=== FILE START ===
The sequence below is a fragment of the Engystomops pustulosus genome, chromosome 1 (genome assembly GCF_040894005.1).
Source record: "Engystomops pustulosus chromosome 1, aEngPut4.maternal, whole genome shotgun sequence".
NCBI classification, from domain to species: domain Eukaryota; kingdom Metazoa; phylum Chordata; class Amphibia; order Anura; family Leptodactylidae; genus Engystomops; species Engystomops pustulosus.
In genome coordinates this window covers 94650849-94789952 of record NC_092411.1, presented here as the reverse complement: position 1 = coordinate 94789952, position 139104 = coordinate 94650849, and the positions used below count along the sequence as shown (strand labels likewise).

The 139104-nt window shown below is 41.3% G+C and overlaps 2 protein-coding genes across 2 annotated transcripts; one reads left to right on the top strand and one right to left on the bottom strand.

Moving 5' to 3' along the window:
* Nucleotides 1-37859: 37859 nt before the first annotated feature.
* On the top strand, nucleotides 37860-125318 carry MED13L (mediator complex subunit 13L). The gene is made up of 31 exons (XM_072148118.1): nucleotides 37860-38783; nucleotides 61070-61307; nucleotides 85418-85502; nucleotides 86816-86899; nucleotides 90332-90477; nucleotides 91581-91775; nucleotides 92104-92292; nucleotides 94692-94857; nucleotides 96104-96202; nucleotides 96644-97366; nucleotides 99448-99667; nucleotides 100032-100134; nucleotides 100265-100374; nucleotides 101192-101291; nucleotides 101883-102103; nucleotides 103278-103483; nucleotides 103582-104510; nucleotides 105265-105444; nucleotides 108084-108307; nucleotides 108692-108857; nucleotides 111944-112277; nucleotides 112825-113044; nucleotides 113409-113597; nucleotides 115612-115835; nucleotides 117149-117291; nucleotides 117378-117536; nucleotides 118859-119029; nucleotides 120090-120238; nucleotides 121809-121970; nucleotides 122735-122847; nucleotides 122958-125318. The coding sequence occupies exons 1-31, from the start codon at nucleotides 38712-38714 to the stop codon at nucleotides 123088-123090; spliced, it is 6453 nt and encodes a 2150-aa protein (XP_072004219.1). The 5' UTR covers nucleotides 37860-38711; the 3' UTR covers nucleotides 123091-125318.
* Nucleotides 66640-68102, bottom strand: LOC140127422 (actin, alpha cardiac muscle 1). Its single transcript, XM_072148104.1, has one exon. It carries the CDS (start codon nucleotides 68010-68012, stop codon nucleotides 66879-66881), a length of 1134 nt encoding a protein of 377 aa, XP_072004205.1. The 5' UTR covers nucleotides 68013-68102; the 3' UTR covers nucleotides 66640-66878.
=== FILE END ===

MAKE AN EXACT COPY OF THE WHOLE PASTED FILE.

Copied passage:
The sequence below is a fragment of the Engystomops pustulosus genome, chromosome 1 (genome assembly GCF_040894005.1).
Source record: "Engystomops pustulosus chromosome 1, aEngPut4.maternal, whole genome shotgun sequence".
NCBI classification, from domain to species: domain Eukaryota; kingdom Metazoa; phylum Chordata; class Amphibia; order Anura; family Leptodactylidae; genus Engystomops; species Engystomops pustulosus.
In genome coordinates this window covers 94650849-94789952 of record NC_092411.1, presented here as the reverse complement: position 1 = coordinate 94789952, position 139104 = coordinate 94650849, and the positions used below count along the sequence as shown (strand labels likewise).

The 139104-nt window shown below is 41.3% G+C and overlaps 2 protein-coding genes across 2 annotated transcripts; one reads left to right on the top strand and one right to left on the bottom strand.

Moving 5' to 3' along the window:
* Nucleotides 1-37859: 37859 nt before the first annotated feature.
* On the top strand, nucleotides 37860-125318 carry MED13L (mediator complex subunit 13L). The gene is made up of 31 exons (XM_072148118.1): nucleotides 37860-38783; nucleotides 61070-61307; nucleotides 85418-85502; nucleotides 86816-86899; nucleotides 90332-90477; nucleotides 91581-91775; nucleotides 92104-92292; nucleotides 94692-94857; nucleotides 96104-96202; nucleotides 96644-97366; nucleotides 99448-99667; nucleotides 100032-100134; nucleotides 100265-100374; nucleotides 101192-101291; nucleotides 101883-102103; nucleotides 103278-103483; nucleotides 103582-104510; nucleotides 105265-105444; nucleotides 108084-108307; nucleotides 108692-108857; nucleotides 111944-112277; nucleotides 112825-113044; nucleotides 113409-113597; nucleotides 115612-115835; nucleotides 117149-117291; nucleotides 117378-117536; nucleotides 118859-119029; nucleotides 120090-120238; nucleotides 121809-121970; nucleotides 122735-122847; nucleotides 122958-125318. The coding sequence occupies exons 1-31, from the start codon at nucleotides 38712-38714 to the stop codon at nucleotides 123088-123090; spliced, it is 6453 nt and encodes a 2150-aa protein (XP_072004219.1). The 5' UTR covers nucleotides 37860-38711; the 3' UTR covers nucleotides 123091-125318.
* Nucleotides 66640-68102, bottom strand: LOC140127422 (actin, alpha cardiac muscle 1). Its single transcript, XM_072148104.1, has one exon. It carries the CDS (start codon nucleotides 68010-68012, stop codon nucleotides 66879-66881), a length of 1134 nt encoding a protein of 377 aa, XP_072004205.1. The 5' UTR covers nucleotides 68013-68102; the 3' UTR covers nucleotides 66640-66878.